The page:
Anchorage

Have something on your mind? Send to letters@adn.com or click here to submit via any web browser. Letters under 200 words have the best chance of being published. Writers should disclose any personal or professional connections with the subjects of their letters. Letters are edited for accuracy, clarity and length.

Letter: Canada border policy

Wed, 2021-07-28 12:24

Everyone is excited about the pending opening of the Canadian border. Bad news, the trip is one way: You can go to Canada, but the American border is closed. So, you can go from the U.S. to Canada, but can’t come back.

— Gary Dailey

Kenai

Have something on your mind? Send to letters@adn.com or click here to submit via any web browser. Letters under 200 words have the best chance of being published. Writers should disclose any personal or professional connections with the subjects of their letters. Letters are edited for accuracy, clarity and length.

Letter: Motorcycle noise

Wed, 2021-07-28 12:21

First off, I would like to thank the ADN for having this platform. It’s great to be able to submit topics for others to ponder.

With beautiful summer weather comes motorcycles. Now let me preface this by saying I have owned two. I am not anti-motorcycle by any means.

I used to love the feeling of riding around with the wind and sun on my face. The pure freedom was awesome.

My issue is with the super loud exhausts. It is, by definition, noise pollution. When I was a child, I would place playing cards on my bicycle forks to make my pedal bike sound loud. Now, I grew out of that when I turned 12!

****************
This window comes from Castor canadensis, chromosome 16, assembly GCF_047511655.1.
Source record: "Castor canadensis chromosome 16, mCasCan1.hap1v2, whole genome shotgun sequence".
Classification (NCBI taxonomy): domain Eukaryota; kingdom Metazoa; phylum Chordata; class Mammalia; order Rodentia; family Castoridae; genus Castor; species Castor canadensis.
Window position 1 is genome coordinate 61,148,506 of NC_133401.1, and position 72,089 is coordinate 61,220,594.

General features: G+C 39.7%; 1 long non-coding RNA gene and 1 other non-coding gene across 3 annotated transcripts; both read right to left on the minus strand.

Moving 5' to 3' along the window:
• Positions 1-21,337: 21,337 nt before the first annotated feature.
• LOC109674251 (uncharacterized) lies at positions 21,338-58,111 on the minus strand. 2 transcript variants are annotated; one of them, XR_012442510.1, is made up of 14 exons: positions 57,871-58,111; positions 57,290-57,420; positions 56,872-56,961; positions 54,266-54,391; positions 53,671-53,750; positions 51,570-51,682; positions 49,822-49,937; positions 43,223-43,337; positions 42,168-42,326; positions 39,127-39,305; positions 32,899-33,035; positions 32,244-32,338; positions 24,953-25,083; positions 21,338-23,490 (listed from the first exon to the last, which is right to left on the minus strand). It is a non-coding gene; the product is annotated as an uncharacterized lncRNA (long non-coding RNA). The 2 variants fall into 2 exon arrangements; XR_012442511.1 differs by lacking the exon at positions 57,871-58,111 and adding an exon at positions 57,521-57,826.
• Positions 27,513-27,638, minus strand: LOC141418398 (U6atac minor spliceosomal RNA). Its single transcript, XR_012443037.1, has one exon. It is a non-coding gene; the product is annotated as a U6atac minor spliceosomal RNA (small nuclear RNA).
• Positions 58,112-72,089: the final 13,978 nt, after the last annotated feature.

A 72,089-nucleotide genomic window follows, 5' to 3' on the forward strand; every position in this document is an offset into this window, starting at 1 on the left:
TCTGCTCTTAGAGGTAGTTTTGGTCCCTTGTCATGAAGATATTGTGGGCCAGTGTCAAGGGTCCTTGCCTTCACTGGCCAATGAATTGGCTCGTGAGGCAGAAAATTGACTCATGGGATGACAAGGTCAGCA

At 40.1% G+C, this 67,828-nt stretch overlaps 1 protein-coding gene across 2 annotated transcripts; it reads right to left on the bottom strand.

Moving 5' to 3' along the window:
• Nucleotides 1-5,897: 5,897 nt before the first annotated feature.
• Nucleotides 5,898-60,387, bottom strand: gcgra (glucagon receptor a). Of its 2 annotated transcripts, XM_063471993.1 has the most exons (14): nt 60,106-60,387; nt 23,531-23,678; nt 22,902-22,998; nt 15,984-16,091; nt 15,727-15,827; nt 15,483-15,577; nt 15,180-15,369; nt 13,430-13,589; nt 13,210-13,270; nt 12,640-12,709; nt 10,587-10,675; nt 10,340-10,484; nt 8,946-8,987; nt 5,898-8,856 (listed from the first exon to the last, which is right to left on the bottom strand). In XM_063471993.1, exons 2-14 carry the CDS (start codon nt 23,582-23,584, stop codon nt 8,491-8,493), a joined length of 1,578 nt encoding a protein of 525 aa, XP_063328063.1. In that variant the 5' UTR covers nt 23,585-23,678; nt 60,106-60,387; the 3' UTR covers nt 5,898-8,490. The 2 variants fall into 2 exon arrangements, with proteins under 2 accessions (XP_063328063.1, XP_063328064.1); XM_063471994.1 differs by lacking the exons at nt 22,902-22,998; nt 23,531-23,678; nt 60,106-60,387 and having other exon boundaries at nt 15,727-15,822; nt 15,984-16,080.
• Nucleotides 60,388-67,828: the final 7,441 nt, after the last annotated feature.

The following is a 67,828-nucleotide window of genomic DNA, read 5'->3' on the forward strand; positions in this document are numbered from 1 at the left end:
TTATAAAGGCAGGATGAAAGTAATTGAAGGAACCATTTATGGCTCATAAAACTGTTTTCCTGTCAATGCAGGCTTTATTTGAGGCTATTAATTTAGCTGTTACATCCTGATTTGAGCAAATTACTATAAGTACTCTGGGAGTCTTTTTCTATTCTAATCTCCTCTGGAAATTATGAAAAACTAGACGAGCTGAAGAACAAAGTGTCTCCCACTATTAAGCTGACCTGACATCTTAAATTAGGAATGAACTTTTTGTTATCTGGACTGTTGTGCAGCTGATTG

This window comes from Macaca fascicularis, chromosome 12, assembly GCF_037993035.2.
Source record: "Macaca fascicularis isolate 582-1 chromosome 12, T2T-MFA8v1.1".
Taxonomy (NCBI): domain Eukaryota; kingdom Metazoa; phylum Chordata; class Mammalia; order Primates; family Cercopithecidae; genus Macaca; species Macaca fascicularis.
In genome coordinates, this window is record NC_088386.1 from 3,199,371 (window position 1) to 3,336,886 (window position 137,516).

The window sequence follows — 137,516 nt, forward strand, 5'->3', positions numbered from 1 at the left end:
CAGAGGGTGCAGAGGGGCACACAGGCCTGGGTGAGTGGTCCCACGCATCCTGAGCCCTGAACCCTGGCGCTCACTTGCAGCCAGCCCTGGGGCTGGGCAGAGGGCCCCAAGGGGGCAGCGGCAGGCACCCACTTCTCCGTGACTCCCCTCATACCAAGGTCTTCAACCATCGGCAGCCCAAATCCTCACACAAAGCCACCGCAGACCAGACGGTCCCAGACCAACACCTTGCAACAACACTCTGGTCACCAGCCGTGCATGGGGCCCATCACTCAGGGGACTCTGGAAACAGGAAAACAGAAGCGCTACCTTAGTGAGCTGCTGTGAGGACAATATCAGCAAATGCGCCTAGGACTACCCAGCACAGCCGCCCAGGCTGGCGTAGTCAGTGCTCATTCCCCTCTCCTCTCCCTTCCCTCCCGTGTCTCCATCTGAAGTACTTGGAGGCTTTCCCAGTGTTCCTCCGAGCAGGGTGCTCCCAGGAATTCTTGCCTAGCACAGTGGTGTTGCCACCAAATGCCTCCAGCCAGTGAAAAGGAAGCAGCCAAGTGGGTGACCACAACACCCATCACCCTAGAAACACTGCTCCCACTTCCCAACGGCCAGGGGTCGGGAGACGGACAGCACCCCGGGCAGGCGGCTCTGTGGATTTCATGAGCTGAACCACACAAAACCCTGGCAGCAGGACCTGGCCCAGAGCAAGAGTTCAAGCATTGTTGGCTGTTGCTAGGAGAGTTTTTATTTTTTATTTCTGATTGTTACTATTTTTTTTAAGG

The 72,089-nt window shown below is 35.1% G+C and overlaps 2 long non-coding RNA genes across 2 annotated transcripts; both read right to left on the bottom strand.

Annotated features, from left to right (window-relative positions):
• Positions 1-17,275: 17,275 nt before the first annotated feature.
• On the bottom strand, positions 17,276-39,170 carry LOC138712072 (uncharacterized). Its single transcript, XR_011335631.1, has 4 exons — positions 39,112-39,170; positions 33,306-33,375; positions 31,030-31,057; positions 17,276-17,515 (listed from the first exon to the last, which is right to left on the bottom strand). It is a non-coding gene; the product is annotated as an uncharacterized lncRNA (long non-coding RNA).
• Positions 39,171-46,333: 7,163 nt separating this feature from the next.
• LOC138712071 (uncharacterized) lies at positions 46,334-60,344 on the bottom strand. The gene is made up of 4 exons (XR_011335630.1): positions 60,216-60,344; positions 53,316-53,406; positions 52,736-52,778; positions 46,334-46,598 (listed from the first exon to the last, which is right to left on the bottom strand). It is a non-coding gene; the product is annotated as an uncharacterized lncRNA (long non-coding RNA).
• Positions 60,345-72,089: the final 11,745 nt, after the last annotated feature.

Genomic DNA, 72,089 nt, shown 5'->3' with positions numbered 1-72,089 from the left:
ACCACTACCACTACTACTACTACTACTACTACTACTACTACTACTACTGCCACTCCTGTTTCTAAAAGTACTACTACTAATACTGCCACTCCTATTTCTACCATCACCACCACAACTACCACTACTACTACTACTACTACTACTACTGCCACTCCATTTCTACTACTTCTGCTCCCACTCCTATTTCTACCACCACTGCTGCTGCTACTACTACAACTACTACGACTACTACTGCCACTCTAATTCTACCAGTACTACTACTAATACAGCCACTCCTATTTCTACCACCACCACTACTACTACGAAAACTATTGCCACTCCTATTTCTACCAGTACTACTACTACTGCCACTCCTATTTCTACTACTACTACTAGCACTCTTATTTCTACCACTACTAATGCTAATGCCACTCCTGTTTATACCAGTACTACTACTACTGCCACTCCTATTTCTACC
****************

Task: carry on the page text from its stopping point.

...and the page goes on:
I wonder how those who have these obnoxiously loud exhausts would feel if I came by their home as they slept and fired it up. Of maybe they just got their child to bed and the noise from an unnecessarily loud exhaust woke their child. The proverbial list goes on and on.

I have emailed the chief of the Anchorage Police Department, begging officers to ticket the offenders who have exhausts that far surpass decibel limitations. This applies to not only motorcycles, but motor vehicles with exhausts that are way past the legal dB limit.

I am requesting those who feel the same way to reach out to APD in a professional manner to request that those offenders be ticketed.

To reiterate, I am not anti-motorcycle. I am anti-noise pollution.

— Christopher McIntosh

Anchorage

Have something on your mind? Send to letters@adn.com or click here to submit via any web browser. Letters under 200 words have the best chance of being published. Writers should disclose any personal or professional connections with the subjects of their letters. Letters are edited for accuracy, clarity and length.

Letter: Byers Lake maintenance

Wed, 2021-07-28 12:18

I have always enjoyed Mr. Bill Sherwonit’s opinions. I met Mr. Sherwonit many years ago, early in his career, at McNeil River Bear Sanctuary. It was obvious then he had a good feel for Alaska’s wilderness.